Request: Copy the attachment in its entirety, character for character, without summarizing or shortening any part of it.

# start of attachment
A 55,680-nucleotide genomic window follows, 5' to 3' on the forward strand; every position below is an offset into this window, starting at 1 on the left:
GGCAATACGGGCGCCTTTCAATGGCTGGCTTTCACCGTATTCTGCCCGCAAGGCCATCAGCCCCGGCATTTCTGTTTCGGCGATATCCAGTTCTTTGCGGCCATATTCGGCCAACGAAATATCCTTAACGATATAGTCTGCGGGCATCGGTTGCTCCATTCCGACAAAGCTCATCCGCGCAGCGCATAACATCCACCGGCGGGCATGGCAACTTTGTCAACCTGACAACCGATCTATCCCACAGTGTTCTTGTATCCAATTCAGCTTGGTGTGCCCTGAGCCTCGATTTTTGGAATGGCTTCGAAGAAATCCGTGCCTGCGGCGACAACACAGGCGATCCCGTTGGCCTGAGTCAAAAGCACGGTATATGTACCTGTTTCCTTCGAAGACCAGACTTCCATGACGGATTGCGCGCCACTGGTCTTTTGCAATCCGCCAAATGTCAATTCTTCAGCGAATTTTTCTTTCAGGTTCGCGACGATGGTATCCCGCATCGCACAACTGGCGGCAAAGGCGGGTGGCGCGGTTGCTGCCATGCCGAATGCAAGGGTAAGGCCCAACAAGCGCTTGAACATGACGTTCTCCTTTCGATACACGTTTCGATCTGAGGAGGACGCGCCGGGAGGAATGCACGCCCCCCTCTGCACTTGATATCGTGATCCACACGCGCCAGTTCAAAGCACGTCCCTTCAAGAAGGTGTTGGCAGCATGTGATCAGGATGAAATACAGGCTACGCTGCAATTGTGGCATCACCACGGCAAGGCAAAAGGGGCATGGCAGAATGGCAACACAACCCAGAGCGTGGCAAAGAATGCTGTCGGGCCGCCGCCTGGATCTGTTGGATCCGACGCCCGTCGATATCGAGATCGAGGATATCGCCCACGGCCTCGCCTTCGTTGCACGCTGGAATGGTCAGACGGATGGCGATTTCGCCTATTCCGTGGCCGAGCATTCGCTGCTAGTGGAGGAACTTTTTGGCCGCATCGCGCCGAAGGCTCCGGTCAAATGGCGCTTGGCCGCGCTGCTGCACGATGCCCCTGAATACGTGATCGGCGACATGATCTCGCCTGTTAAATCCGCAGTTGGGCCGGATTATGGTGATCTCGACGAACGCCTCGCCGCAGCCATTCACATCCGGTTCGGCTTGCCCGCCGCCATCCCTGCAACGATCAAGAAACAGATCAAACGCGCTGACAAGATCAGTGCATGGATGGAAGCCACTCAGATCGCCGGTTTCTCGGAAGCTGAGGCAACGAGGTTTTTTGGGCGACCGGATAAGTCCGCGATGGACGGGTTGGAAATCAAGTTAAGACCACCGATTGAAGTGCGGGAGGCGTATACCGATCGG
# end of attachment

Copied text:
A 55,680-nucleotide genomic window follows, 5' to 3' on the forward strand; every position below is an offset into this window, starting at 1 on the left:
GGCAATACGGGCGCCTTTCAATGGCTGGCTTTCACCGTATTCTGCCCGCAAGGCCATCAGCCCCGGCATTTCTGTTTCGGCGATATCCAGTTCTTTGCGGCCATATTCGGCCAACGAAATATCCTTAACGATATAGTCTGCGGGCATCGGTTGCTCCATTCCGACAAAGCTCATCCGCGCAGCGCATAACATCCACCGGCGGGCATGGCAACTTTGTCAACCTGACAACCGATCTATCCCACAGTGTTCTTGTATCCAATTCAGCTTGGTGTGCCCTGAGCCTCGATTTTTGGAATGGCTTCGAAGAAATCCGTGCCTGCGGCGACAACACAGGCGATCCCGTTGGCCTGAGTCAAAAGCACGGTATATGTACCTGTTTCCTTCGAAGACCAGACTTCCATGACGGATTGCGCGCCACTGGTCTTTTGCAATCCGCCAAATGTCAATTCTTCAGCGAATTTTTCTTTCAGGTTCGCGACGATGGTATCCCGCATCGCACAACTGGCGGCAAAGGCGGGTGGCGCGGTTGCTGCCATGCCGAATGCAAGGGTAAGGCCCAACAAGCGCTTGAACATGACGTTCTCCTTTCGATACACGTTTCGATCTGAGGAGGACGCGCCGGGAGGAATGCACGCCCCCCTCTGCACTTGATATCGTGATCCACACGCGCCAGTTCAAAGCACGTCCCTTCAAGAAGGTGTTGGCAGCATGTGATCAGGATGAAATACAGGCTACGCTGCAATTGTGGCATCACCACGGCAAGGCAAAAGGGGCATGGCAGAATGGCAACACAACCCAGAGCGTGGCAAAGAATGCTGTCGGGCCGCCGCCTGGATCTGTTGGATCCGACGCCCGTCGATATCGAGATCGAGGATATCGCCCACGGCCTCGCCTTCGTTGCACGCTGGAATGGTCAGACGGATGGCGATTTCGCCTATTCCGTGGCCGAGCATTCGCTGCTAGTGGAGGAACTTTTTGGCCGCATCGCGCCGAAGGCTCCGGTCAAATGGCGCTTGGCCGCGCTGCTGCACGATGCCCCTGAATACGTGATCGGCGACATGATCTCGCCTGTTAAATCCGCAGTTGGGCCGGATTATGGTGATCTCGACGAACGCCTCGCCGCAGCCATTCACATCCGGTTCGGCTTGCCCGCCGCCATCCCTGCAACGATCAAGAAACAGATCAAACGCGCTGACAAGATCAGTGCATGGATGGAAGCCACTCAGATCGCCGGTTTCTCGGAAGCTGAGGCAACGAGGTTTTTTGGGCGACCGGATAAGTCCGCGATGGACGGGTTGGAAATCAAGTTAAGACCACCGATTGAAGTGCGGGAGGCGTATACCGATCGG